PTI, April 3
LUCKNOW – Drones will soon perform a special task in the state capital apart from functioning as eyes in the sky with the Lucknow Police planning to use them for dispersing mobs.
These little unmanned mini-choppers are already in use in various sensitive parts of Uttar Pradesh for taking aerial snaps, but for the first time the hi-tech gadget will be used to control unruly crowds.
“We have purchased five drone cameras with capacity of lifting two kg weight. They can be used to shower pepper powder on an unruly mob in case of any trouble,” Senior Superintendent of Police Yashasvi Yadav told PTI here today. […]
Lucknow Police will probably be the first in the country to have such hi-tech surveillance gadget, he said, adding drones will assist not only in checking crimes but also in keeping a track of criminals.
New York Times, By Hari Kumar & Ellen Barry, April 5
New Delhi — India used small boats this weekend to ferry some of its citizens to a naval destroyer anchored near Aden, Yemen, as an operation to evacuate about 4,000 Indians from Yemen’s war zone entered a difficult phase.
The Indian ship was not able to dock in Aden because of shelling, so the small boats carried people in groups of about 30, said Syed Akbaruddin, the spokesman for India’s External Affairs Ministry. About 2,000 Indians have now been transported out of Yemen, but the deteriorating conditions there mean that no more evacuations from Aden will be possible, he said.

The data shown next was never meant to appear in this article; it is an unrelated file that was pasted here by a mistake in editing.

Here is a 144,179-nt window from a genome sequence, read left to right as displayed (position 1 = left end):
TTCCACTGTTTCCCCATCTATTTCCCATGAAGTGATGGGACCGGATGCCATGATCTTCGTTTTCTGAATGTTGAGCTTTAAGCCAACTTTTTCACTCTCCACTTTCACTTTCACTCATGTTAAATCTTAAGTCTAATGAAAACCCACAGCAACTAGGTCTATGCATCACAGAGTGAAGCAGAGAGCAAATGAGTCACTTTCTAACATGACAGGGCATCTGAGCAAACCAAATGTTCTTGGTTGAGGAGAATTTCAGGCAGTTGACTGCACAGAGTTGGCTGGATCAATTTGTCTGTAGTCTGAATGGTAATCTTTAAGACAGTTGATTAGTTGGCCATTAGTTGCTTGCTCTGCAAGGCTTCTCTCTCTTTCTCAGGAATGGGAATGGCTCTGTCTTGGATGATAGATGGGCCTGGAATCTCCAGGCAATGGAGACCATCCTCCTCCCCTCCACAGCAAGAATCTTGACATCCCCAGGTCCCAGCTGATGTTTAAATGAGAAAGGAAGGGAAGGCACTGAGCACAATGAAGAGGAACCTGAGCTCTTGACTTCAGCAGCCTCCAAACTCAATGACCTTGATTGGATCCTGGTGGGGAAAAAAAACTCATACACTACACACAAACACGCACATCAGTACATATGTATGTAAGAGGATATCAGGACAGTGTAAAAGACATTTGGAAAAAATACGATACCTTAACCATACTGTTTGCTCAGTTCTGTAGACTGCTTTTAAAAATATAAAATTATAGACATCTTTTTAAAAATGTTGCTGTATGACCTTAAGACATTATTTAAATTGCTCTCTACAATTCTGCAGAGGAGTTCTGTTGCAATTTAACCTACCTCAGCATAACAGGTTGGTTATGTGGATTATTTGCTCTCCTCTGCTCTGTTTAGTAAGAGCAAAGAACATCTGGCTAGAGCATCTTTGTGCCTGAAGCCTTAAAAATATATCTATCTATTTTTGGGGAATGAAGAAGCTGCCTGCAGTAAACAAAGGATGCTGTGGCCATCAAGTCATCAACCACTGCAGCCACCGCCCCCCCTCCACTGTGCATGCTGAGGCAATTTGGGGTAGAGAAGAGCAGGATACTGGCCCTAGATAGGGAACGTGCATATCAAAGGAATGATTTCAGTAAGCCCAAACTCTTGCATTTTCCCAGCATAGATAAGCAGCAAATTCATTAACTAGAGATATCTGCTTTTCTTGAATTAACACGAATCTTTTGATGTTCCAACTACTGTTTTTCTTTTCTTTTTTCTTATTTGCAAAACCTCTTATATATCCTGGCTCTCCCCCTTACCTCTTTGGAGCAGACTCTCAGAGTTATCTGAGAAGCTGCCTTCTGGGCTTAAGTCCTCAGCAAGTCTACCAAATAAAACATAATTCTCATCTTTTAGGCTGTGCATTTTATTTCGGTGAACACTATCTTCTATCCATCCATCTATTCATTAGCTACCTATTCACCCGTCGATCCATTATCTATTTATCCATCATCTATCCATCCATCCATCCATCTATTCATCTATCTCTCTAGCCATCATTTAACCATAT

“It’s been a hard task, and as the situation worsens, the time available to us lessens,” he said. “Difficult situations now are becoming more difficult as time passes.”
CNN, By Laura Smith-Spark & Lucy Pawle, February 1
An outbreak of the plague has killed dozens in Madagascar, and experts fear those numbers could go up.
At least 119 cases were confirmed by late last year, including 40 deaths, the World Health Organization said in a statement.
And the disease is taking an alarming turn.
“The outbreak that started last November has some disturbing dimensions,” the WHO said this week. “The fleas that transmit this ancient disease from rats to humans have developed resistance to the first-line insecticide.”
RTÉ, December 22
Pakistan has announced plans to execute around 500 militants in coming weeks, after the government lifted a moratorium on the death penalty in terror cases following a Taliban school massacre.
Six militants have been hanged since Friday amid rising public anger over an attack last Tuesday’s which left 149 people dead including 133 children.
The attack in the northwestern city of Peshawar was the deadliest terror attack in Pakistani history, leading to the ending of the six-year moratorium on the death penalty.